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Marry someone your own age, why don’t you, instead of, say, someone who’s 15 years younger, or older, than you are, and you two may live together longer in wedded bliss. At least that’s what researchers at Emory University are saying, based on the findings of a recent study performed there.

Led by Andrew Francis and Hugo Mialon, economics professors at Emory University in Atlanta, Georgia, researchers polled and analyzed data from 3,000 recently married and divorced adults and found that, statistically speaking, even just a five-year gap in age raises likelihood of divorce to 18 percent, compared to a 3 percent likelihood of divorce for couples with just a one-year age gap between them.

What’s more, researchers found the wider the age gap, the larger the risk of divorce. When a couple had a 10-year age gap between them, their likelihood of divorce climbed to 39 percent; and when there was a 20-year gap between spouses, the likelihood of divorced skyrocketed to a hefty 95 percent.

Reasons why may include that with a large age difference, each partner has different life experience and cultural reference points — everything from music to TV shows. Then there’s the important point that for women, sex drives climb in middle age, whereas for men, sexual performance plummets at that time in life.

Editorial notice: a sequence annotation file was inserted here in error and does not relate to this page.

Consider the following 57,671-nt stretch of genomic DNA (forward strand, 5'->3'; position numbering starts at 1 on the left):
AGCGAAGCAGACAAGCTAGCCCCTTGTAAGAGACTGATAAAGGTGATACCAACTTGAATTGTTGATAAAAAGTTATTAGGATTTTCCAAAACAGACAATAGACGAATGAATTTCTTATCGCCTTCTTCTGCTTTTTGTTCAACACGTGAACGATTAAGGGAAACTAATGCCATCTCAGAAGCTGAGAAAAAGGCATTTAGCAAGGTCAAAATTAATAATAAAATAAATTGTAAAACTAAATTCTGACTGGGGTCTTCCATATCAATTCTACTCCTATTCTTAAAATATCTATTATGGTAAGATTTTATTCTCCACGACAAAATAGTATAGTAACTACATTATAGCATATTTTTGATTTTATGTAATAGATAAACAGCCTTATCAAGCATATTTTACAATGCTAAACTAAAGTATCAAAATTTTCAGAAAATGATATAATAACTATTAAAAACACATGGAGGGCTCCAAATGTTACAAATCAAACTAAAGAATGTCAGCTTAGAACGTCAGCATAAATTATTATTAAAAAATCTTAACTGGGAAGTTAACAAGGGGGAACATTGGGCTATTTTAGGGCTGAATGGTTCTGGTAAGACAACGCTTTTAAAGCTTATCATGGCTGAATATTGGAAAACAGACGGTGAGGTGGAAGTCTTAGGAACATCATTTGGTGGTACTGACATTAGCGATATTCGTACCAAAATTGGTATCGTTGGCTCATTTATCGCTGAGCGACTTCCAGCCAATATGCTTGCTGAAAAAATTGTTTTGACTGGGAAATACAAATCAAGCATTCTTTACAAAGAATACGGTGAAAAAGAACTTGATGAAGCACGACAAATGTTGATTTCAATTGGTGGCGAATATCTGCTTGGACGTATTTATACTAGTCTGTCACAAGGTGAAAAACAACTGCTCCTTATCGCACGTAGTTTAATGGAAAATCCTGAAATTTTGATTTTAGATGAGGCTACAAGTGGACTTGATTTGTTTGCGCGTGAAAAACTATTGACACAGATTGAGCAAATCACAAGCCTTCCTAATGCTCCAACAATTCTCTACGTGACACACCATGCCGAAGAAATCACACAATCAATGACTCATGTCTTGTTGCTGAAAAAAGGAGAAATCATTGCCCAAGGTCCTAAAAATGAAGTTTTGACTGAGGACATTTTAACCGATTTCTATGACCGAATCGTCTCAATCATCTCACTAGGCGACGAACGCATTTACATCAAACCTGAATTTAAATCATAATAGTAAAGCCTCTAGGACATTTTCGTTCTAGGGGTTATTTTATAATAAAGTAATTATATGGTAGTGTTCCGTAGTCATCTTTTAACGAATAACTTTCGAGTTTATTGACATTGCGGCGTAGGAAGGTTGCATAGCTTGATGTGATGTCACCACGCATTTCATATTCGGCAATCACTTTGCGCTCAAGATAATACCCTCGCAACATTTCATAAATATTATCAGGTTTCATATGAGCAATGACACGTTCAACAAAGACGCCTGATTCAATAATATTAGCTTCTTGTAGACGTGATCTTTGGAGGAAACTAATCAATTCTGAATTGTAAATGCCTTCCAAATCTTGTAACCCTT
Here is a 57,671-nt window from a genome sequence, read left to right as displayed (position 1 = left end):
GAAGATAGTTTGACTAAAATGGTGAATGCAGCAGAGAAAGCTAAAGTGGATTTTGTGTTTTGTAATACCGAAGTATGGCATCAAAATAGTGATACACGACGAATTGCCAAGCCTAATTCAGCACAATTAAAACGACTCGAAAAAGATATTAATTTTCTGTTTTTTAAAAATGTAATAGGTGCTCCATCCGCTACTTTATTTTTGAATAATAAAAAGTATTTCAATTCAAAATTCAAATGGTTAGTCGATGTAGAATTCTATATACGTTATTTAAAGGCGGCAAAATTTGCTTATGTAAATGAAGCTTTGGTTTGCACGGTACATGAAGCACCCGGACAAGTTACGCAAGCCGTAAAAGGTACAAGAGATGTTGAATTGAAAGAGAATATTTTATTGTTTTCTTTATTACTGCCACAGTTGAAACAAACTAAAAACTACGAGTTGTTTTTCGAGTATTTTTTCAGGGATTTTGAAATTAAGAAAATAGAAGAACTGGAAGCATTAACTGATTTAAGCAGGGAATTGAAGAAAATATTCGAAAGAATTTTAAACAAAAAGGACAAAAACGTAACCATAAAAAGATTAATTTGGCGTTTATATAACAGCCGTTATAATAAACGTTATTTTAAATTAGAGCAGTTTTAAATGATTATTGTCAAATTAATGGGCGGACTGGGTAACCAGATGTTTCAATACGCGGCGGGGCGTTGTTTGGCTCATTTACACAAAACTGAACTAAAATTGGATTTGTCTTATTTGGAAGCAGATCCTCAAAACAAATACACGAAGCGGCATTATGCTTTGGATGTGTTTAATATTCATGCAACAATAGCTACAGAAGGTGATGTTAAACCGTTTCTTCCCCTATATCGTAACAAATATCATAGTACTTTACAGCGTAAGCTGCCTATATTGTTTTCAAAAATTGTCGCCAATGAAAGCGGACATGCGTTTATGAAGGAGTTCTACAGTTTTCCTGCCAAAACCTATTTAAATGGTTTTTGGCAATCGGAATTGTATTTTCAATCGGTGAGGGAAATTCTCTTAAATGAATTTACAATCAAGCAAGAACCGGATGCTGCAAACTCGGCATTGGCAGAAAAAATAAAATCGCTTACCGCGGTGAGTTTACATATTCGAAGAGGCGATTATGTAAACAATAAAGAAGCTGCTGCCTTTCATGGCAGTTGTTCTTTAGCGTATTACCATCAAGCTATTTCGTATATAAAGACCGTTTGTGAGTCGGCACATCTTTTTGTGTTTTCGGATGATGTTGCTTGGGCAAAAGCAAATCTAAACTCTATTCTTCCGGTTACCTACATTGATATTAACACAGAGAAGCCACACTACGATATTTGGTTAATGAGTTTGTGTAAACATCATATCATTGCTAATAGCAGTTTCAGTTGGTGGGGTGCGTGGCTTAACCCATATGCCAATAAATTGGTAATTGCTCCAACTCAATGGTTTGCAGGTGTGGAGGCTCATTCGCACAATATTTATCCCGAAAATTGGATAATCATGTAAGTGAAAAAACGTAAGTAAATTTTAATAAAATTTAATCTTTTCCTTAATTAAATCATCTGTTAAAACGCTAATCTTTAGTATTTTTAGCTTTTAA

Still, age gaps between romantic partners appear to be fairly common. According to Facebook data tracking, on average, globally, a male partner in marriage is 2.4 years older than his female partner; plus, the male partner is the older spouse in 67 percent of marriages, compared to 20 percent where the female partner is older and 13 percent where the spouses are the same age.

Leonard and Penny

Other differences that correlate to higher probability of divorce? Mismatched levels of education among spouses, according to the study. Couples with different education levels were found to be 42 percent more likely to divorce than couples who completed the same level of schooling.

Perhaps even more intriguing — and the newly engaged out there, listen up! — another related study finding noted that couples who spent more moolah on their weddings were at higher risk of divorce. Food for thought, no?

So, if all these factors can crush a marriage’s chances, what factors increase likelihood of staying together? Lasting a long time. Literally. Married couples that celebrate their 10-year anniversary are 94 percent less likely to divorce, found the researchers. And even if you make it to your two-year wedding anniversary, there may be no wedding cake to eat but there is still good news to celebrate: Couples that make it this far are 43 percent less likely to get divorced.

Keep in mind that none of these factors prove actual causation but are mere correlation factors, meaning these factors, such as wide age gaps between spouses, are potential indicators of divorce but not hard-and-fast culprits, say researchers. And numbers are just that — hard, cold penciled-in digits that don’t necessarily determine fate. At the end of the day, you’re still in charge of you.